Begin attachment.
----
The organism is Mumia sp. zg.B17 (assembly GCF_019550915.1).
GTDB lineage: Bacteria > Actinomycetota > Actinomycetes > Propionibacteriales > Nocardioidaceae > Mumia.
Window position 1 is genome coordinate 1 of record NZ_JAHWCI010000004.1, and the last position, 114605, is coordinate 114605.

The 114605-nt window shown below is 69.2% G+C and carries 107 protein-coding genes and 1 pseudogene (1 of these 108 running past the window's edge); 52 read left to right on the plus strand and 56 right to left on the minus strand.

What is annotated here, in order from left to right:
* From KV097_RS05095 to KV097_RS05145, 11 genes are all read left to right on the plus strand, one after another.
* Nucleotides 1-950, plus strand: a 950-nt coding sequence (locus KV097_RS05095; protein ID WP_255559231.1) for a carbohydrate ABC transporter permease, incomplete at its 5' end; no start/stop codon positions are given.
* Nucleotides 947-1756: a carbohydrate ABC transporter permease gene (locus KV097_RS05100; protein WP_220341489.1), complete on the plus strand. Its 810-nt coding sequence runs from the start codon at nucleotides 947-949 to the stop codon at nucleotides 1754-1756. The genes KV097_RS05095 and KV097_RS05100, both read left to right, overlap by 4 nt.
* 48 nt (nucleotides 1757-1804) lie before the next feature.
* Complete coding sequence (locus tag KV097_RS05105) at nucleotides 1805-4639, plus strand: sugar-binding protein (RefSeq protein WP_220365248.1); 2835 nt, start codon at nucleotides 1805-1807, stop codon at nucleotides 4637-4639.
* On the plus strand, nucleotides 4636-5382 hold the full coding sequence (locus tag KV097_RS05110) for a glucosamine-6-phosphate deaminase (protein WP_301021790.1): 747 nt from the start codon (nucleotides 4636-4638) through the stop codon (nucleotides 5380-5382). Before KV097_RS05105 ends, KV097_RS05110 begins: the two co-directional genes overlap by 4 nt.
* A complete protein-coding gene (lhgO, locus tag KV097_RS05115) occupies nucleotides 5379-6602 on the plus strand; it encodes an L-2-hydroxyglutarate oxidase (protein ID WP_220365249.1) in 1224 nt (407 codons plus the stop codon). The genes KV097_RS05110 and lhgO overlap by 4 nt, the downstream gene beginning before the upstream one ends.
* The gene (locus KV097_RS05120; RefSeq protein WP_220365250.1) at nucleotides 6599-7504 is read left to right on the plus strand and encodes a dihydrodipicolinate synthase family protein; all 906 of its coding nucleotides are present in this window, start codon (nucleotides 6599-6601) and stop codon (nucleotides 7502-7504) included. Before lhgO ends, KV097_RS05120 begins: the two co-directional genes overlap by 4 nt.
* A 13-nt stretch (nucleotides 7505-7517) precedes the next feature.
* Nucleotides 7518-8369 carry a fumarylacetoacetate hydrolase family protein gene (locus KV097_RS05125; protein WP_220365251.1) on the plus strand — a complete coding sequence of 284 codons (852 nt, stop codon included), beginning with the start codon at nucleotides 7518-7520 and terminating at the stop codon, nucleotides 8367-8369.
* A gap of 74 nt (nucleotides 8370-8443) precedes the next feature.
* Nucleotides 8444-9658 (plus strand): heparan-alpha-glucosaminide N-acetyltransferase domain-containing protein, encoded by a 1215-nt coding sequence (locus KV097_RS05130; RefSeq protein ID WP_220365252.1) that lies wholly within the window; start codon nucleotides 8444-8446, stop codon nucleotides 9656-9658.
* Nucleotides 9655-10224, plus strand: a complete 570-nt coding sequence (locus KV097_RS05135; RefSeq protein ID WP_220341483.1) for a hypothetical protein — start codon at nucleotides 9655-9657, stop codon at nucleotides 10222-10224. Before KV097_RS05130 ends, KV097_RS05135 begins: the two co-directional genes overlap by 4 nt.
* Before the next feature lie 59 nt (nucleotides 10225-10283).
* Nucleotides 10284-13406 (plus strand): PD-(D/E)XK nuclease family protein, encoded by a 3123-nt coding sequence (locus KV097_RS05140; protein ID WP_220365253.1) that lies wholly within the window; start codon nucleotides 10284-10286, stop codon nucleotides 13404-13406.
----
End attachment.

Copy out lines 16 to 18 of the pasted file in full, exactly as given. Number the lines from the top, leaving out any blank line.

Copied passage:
* A gap of 74 nt (nucleotides 8370-8443) precedes the next feature.
* Nucleotides 8444-9658 (plus strand): heparan-alpha-glucosaminide N-acetyltransferase domain-containing protein, encoded by a 1215-nt coding sequence (locus KV097_RS05130; RefSeq protein ID WP_220365252.1) that lies wholly within the window; start codon nucleotides 8444-8446, stop codon nucleotides 9656-9658.
* Nucleotides 9655-10224, plus strand: a complete 570-nt coding sequence (locus KV097_RS05135; RefSeq protein ID WP_220341483.1) for a hypothetical protein — start codon at nucleotides 9655-9657, stop codon at nucleotides 10222-10224. Before KV097_RS05130 ends, KV097_RS05135 begins: the two co-directional genes overlap by 4 nt.